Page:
Job Instruction programs will fail if we fail to embrace 5S thinking. If we accept defective parts co-mingling in our raw materials, how should we expect our training to go? As planned? Hardly so. In fact, this is often the reason why many people say jobs can't be standardized. Because we don't question the thousands of details and problems at a basic 5S level, we often accept them as givens, therefore, our training must account for all of these variables. Bad materials, material shortages, or too many materials causing excessive handling all contribute to non-standardized processes that inhibit our ability to produce standardized training. The same can be said for equipment. Machine stops are not standardized, yet the occur and we accept them. Is this part of the standard training? No. Is the machine ready? No. In this sense, embracing TPM thinking and encouraging that behavior is an excellent way to "prepare for instruction". If we want a standardized, trouble-free process that is illustrated through world class hassle free training, then 5S and TPM is part of the JI preparation process.

This of course helps us highlight the problem of non-standardization itself. When we write a Job Breakdown Sheet, a well trained Lean practitioner can see these process problems. This is why JI is often used in Kaizen style sessions, where one Job Breakdown Sheet may produce one dozen Kaizen improvement opportunities. By implementing the solutions, the job can then be standardized.

Getting these improvements in place, seeing that they work and ensuring that the new standard doesn't backslide requires enormous effort. This back to basics approach also needs a systematic vehicle to ensure that it's use is reinforced everyday. This is why 5S, JI and other simple continuous improvement skills are best utilized in the hands of well training supervisors. It is also why a JI follow up guide and session was planned as time went on: people using the system realized that their people required ongoing leadership for any continuous improvement program.

These TWI WWII guys were way ahead of their time! Or are we just way behind?!

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Waste of Transportation

See link to Assembly Mag article: AGV vs. Conveyor.

This is a good, short article, outlining the pros and cons of each system. But, in the context of lean, which this aritcle was presented as...it misses the point. Well, one thing was true about this article, there is "no right answer" when it comes to choosing how to move material in your plant.

But, whether you pick AGV, conveyors, fork trucks or whatever...the main goal is to eliminate moves or minimize to the best of your ability.

Someday, I'm going to invent industrial levitation...



Training Blog at Microsoft - Keypoints for Service Training

My TWI alert posted the following weblog link at Microsoft's website.

Tips for on the job training

I like some of the key points made in this post, particularly from the viewpoint of a person in the service industry.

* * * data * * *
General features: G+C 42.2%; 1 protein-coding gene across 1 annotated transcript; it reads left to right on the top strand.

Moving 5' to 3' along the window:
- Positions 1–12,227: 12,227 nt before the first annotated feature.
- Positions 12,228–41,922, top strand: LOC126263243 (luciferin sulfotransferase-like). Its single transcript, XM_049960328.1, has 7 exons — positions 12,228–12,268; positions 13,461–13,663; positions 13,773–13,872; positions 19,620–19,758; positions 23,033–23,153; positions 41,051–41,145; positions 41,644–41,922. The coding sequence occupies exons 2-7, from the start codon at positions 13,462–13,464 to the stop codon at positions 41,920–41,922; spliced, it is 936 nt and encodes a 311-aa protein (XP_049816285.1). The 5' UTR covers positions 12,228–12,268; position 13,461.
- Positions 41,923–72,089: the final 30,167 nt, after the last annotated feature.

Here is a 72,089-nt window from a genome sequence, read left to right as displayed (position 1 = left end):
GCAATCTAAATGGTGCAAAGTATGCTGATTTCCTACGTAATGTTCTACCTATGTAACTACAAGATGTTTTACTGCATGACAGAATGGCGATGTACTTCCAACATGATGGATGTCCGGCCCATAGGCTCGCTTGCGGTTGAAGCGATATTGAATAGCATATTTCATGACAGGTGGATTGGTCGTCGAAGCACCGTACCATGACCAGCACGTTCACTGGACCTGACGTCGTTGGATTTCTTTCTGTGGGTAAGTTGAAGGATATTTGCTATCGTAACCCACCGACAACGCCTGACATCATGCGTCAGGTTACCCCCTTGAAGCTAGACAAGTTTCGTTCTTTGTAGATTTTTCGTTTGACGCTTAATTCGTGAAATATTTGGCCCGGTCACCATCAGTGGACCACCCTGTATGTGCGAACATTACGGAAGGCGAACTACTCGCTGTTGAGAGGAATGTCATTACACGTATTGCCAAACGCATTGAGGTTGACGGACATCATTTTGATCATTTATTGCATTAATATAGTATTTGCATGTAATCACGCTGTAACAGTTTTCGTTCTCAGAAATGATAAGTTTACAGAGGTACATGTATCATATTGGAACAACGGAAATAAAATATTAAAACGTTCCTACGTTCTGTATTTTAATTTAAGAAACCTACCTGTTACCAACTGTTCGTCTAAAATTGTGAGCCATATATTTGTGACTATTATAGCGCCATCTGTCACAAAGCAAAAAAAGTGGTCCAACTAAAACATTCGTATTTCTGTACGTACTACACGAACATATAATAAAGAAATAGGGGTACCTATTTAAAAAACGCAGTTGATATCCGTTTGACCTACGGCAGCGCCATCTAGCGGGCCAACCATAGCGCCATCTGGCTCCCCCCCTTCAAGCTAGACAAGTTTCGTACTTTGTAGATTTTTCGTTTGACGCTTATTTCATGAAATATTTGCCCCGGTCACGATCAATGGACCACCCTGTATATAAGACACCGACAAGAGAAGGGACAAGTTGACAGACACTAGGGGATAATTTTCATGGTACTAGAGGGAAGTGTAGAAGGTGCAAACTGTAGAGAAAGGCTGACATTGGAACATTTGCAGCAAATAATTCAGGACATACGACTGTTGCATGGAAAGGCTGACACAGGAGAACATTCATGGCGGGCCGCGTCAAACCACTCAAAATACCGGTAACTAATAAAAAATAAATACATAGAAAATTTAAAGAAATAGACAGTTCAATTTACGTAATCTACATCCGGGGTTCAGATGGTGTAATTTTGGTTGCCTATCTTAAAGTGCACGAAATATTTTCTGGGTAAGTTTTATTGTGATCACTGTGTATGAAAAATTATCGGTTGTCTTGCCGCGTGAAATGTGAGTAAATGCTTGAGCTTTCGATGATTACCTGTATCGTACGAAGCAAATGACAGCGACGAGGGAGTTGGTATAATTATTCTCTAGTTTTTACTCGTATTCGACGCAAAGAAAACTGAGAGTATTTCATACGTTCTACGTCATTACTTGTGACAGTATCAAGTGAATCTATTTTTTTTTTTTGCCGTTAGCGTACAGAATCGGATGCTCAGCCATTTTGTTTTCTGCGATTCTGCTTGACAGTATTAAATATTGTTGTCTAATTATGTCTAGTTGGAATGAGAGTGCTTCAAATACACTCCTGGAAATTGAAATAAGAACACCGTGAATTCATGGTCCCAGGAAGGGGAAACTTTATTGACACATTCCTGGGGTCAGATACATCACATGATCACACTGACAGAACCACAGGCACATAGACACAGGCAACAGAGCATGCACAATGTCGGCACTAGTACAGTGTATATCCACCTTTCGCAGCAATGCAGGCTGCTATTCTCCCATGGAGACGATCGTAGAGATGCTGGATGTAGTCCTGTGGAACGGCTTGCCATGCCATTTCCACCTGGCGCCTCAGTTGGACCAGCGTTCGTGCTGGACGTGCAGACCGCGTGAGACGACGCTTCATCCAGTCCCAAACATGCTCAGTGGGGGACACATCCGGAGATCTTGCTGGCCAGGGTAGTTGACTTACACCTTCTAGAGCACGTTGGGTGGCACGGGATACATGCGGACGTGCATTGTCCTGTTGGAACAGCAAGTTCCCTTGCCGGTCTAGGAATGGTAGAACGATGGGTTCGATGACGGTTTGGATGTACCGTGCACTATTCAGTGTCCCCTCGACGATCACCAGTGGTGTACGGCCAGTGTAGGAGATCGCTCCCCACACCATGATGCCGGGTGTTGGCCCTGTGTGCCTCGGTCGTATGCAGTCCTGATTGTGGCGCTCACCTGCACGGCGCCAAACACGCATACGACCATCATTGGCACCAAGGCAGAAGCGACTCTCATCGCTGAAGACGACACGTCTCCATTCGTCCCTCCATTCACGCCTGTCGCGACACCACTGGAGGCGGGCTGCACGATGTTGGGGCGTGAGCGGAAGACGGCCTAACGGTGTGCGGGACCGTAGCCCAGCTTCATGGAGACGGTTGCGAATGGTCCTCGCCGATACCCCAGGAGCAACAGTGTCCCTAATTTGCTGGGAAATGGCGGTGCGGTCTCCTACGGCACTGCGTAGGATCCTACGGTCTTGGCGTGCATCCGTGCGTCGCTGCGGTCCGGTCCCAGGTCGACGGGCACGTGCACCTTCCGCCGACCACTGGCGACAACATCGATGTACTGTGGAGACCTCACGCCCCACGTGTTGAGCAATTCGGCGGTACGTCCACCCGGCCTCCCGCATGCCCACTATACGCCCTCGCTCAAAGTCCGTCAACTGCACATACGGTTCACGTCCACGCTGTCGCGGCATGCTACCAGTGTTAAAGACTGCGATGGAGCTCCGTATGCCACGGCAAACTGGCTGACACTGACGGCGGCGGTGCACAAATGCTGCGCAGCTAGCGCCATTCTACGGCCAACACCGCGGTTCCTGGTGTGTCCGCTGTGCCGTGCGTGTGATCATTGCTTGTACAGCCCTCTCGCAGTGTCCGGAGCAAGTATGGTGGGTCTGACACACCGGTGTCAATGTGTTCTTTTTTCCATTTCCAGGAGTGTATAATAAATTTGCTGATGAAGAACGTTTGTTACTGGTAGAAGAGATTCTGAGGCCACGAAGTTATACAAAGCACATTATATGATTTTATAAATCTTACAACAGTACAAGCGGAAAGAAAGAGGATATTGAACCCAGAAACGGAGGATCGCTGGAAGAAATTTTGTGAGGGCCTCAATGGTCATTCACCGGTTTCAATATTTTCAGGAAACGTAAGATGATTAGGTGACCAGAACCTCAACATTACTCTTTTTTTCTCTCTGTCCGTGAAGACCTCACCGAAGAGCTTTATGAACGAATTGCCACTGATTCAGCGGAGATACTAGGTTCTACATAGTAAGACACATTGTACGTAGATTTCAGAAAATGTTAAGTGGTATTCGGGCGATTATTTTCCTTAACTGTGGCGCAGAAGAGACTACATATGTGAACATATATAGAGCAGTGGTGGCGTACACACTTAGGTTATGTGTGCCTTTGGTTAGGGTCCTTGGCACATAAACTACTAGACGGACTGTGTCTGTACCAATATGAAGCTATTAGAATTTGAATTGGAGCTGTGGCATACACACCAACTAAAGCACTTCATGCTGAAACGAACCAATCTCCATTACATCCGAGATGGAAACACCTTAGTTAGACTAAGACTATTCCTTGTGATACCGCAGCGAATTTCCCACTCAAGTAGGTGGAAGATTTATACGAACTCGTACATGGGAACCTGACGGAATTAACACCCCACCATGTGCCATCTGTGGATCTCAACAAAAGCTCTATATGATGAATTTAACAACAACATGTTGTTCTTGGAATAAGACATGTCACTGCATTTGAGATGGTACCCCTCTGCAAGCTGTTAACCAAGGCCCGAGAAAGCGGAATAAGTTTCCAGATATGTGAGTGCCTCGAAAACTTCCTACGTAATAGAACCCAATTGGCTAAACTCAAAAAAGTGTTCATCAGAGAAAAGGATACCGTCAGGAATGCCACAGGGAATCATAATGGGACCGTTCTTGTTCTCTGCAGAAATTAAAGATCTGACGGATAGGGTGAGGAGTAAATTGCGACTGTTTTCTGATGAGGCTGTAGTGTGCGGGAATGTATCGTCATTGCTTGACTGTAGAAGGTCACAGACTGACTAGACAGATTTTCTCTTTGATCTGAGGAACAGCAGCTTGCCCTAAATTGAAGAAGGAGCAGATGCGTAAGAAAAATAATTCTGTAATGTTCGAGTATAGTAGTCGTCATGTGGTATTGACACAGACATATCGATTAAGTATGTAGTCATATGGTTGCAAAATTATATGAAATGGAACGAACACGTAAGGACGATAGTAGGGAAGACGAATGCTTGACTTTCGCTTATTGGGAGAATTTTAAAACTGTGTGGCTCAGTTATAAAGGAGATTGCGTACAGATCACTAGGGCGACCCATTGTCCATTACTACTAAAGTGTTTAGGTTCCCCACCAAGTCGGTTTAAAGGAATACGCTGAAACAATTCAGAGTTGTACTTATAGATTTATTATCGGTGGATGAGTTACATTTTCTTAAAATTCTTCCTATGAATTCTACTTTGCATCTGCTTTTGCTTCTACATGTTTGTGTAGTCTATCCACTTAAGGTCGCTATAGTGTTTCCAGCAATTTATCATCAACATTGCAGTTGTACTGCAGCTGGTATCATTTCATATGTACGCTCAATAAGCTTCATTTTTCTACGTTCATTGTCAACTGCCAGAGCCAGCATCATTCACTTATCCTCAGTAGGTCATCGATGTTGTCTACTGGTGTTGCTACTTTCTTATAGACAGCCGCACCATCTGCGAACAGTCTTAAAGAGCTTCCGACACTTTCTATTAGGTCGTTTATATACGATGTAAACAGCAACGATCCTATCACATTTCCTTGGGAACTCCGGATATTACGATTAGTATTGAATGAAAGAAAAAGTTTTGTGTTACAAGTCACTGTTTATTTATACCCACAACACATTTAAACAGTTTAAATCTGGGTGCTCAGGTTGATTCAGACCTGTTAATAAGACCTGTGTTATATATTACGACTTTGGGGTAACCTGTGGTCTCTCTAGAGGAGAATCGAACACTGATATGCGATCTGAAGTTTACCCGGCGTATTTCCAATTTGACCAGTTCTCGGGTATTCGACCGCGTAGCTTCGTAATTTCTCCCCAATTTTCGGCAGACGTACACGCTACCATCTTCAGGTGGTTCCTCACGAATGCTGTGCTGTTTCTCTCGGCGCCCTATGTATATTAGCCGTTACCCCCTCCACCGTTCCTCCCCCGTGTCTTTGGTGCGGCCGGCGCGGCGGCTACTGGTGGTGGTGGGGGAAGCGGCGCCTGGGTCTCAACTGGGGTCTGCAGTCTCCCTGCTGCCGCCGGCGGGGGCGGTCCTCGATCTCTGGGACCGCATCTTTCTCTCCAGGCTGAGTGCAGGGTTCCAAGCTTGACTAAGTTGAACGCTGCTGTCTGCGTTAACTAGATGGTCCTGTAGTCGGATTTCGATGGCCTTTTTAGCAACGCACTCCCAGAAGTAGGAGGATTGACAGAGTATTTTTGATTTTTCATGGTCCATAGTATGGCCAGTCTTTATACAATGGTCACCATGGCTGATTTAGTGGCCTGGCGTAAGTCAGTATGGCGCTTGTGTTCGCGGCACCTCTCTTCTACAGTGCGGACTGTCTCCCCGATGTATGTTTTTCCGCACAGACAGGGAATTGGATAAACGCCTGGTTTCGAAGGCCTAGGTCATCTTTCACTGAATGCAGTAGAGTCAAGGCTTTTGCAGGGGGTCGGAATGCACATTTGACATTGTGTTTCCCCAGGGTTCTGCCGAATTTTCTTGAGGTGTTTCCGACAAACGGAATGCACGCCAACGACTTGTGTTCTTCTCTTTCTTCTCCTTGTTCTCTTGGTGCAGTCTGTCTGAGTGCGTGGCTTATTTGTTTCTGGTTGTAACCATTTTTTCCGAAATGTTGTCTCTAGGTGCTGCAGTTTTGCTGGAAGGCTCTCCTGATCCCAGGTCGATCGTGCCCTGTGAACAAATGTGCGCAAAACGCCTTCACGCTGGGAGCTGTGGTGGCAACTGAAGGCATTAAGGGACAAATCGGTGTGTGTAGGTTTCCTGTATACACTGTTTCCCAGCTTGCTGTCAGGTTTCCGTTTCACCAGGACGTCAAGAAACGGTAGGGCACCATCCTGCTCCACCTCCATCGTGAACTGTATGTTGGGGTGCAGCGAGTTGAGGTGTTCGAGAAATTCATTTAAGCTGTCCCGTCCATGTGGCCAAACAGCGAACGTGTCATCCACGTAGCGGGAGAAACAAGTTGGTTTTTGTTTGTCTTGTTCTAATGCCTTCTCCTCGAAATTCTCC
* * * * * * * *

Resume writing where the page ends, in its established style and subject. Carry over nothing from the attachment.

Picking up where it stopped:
1) "Simply telling customers you care isn't enough" is a major lesson learned in Job Instruction training when discussing different training styles, "telling alone is not enough" and is reminiscent of the JI motto:

"If the person hasn't learned the instructor hasn't taught."

2) "When starting a training program, the in-house trainer, the HR personnel, the supervisor or whoever is tasked to conduct the training, should first ask a simple, basic question, "How do I build an open relationship with the new employee?"

This is interesting to me. First, I like that the author calls out many different roles in a business that are responsible for training. Training should never be left to only training professionals, or the old shop hand. Any time we direct the work of other people, we should consider that moment a training opportunity and act accordingly.

However, I find the last question is misplaced. This question may be similar to asking, "How do I create a culture?" This line of thinking suggests that open relationships and progressive cultures are the objective when training others. However, we all know that simply engaging in the act of training doesn't mean good things are happening. What happens if the training is bad? The likely result is that open relationships are not created.

I'm not sure that asking the relationship question is the "right" question we are seeking to answer when pursuing training perfection. Rather, we learn in JI that the right behaviors we are looking for in training are more likely found when we think about training as means to solving a problem. In this way, a result of good training may be improved communication which in turn will ultimately meet customer needs. This in fact, is the final problem: "how to meet customer needs?" When we think of it this way, the question asked by the blog author is stuck somewhere in the middle of a causal chain. Good communication amongst employees is just one of the many benefits resulting from training. In this way, we can think of the ultimate aim of training is to solve nearly any problem for the sake of the customer. This is what we talk about when trying to balance customer, company and colleague needs.

3)"Learning is the Objective" This of course, the author nails, yet many still fail to see learning as one of the main objectives in any business model.